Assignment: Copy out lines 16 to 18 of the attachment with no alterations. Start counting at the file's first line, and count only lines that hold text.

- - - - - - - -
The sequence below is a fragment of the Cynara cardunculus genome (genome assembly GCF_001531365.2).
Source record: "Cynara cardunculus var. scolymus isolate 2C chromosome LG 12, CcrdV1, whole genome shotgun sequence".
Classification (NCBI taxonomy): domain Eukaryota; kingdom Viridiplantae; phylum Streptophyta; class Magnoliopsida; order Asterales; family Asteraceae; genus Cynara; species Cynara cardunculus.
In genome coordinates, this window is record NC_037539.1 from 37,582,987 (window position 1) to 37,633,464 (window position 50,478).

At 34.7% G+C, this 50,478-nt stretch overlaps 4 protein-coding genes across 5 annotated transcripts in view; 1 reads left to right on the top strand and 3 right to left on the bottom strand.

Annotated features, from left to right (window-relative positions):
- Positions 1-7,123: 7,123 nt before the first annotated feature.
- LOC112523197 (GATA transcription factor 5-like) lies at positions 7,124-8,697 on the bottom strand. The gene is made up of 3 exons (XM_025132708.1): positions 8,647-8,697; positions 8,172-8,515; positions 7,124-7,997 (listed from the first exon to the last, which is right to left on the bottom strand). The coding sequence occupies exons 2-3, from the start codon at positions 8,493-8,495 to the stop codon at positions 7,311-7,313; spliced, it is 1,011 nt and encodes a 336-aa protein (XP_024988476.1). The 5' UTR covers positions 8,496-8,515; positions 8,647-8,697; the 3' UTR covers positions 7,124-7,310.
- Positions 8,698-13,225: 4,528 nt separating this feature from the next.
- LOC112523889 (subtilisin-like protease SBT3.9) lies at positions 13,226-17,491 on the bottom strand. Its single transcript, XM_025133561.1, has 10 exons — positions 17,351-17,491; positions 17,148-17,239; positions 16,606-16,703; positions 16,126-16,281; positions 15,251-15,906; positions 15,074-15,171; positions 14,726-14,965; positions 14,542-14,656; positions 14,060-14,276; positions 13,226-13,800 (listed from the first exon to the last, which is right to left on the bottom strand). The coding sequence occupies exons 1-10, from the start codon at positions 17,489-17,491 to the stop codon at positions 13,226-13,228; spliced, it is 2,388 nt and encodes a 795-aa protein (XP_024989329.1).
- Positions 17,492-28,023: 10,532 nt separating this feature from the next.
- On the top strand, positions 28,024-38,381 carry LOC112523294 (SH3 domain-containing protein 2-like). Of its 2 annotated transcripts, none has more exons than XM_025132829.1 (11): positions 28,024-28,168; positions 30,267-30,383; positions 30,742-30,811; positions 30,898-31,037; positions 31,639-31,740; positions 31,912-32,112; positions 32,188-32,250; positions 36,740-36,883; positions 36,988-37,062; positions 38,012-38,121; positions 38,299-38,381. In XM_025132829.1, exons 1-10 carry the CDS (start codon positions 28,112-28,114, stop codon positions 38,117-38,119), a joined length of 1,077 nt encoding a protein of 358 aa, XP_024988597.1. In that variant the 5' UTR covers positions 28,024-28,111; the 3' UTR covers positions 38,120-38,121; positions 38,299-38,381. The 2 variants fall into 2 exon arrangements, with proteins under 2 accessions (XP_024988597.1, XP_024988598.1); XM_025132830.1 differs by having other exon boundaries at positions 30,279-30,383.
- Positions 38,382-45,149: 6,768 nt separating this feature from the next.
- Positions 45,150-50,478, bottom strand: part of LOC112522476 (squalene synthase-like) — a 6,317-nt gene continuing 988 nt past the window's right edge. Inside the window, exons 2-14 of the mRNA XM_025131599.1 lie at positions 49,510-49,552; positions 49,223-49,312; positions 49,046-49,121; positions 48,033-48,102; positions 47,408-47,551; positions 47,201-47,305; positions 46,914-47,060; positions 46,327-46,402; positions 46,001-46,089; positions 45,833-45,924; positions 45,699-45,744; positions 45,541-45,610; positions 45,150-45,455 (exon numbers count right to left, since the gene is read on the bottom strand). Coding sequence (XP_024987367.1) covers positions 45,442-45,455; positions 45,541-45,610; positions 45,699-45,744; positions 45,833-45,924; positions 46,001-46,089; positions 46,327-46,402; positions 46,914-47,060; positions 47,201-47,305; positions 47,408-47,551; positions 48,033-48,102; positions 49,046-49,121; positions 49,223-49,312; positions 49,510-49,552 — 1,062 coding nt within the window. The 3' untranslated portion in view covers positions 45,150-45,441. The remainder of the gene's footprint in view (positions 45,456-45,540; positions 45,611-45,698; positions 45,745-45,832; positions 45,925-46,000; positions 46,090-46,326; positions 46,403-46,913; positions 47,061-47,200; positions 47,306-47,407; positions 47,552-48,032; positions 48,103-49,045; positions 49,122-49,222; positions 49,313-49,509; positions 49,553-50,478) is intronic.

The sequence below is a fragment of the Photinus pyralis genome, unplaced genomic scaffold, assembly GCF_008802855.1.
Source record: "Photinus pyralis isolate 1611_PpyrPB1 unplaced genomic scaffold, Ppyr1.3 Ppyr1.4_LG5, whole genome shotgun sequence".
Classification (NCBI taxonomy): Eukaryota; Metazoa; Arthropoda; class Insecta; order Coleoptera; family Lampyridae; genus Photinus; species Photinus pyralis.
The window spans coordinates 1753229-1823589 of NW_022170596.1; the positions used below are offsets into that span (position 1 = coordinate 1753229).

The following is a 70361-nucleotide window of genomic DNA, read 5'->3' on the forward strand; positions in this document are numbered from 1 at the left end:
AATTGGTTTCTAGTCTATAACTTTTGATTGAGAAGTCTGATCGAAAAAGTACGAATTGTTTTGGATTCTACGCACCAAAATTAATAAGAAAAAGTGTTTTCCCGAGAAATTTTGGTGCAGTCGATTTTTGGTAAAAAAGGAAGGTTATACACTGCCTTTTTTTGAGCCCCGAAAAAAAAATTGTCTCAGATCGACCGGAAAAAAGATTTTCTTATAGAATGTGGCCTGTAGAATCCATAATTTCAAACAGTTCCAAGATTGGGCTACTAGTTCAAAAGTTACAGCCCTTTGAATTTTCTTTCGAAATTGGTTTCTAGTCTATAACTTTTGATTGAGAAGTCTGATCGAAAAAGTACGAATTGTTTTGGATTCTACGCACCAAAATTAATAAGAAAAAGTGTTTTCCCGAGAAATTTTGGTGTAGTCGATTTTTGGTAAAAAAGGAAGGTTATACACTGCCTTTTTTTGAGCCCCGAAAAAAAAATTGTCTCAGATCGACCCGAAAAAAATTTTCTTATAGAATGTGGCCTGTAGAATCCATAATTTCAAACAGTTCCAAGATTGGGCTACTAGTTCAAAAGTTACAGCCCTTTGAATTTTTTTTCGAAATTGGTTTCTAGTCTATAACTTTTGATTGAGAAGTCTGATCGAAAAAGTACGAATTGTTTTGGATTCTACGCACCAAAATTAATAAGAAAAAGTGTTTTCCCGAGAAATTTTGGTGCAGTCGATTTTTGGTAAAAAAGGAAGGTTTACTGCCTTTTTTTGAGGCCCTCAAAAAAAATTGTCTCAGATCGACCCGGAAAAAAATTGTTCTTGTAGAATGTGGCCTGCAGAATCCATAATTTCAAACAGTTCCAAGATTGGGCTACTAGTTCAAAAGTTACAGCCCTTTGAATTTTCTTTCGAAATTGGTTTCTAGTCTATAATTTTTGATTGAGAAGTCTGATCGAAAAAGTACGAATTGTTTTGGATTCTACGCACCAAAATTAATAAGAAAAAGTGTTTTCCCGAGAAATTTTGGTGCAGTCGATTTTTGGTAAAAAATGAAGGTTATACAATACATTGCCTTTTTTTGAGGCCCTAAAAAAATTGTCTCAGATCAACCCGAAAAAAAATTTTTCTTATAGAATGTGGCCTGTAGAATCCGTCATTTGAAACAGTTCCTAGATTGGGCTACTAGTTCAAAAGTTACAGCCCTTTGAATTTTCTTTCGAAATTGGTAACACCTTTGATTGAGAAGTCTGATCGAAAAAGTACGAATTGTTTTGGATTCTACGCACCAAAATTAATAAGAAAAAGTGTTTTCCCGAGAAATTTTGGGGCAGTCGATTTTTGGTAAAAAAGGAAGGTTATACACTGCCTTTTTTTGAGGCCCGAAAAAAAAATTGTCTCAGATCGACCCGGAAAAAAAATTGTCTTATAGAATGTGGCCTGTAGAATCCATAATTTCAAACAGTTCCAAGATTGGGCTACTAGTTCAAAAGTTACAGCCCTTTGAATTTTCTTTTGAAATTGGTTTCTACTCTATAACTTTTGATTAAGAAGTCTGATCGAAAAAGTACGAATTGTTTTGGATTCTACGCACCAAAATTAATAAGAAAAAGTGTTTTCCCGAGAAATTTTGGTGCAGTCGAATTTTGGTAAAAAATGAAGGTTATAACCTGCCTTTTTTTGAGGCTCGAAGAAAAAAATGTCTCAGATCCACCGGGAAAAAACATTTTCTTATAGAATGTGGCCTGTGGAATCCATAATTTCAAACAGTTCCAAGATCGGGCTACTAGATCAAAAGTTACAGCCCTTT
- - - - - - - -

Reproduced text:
Source record: "Photinus pyralis isolate 1611_PpyrPB1 unplaced genomic scaffold, Ppyr1.3 Ppyr1.4_LG5, whole genome shotgun sequence".
Classification (NCBI taxonomy): Eukaryota; Metazoa; Arthropoda; class Insecta; order Coleoptera; family Lampyridae; genus Photinus; species Photinus pyralis.
The window spans coordinates 1753229-1823589 of NW_022170596.1; the positions used below are offsets into that span (position 1 = coordinate 1753229).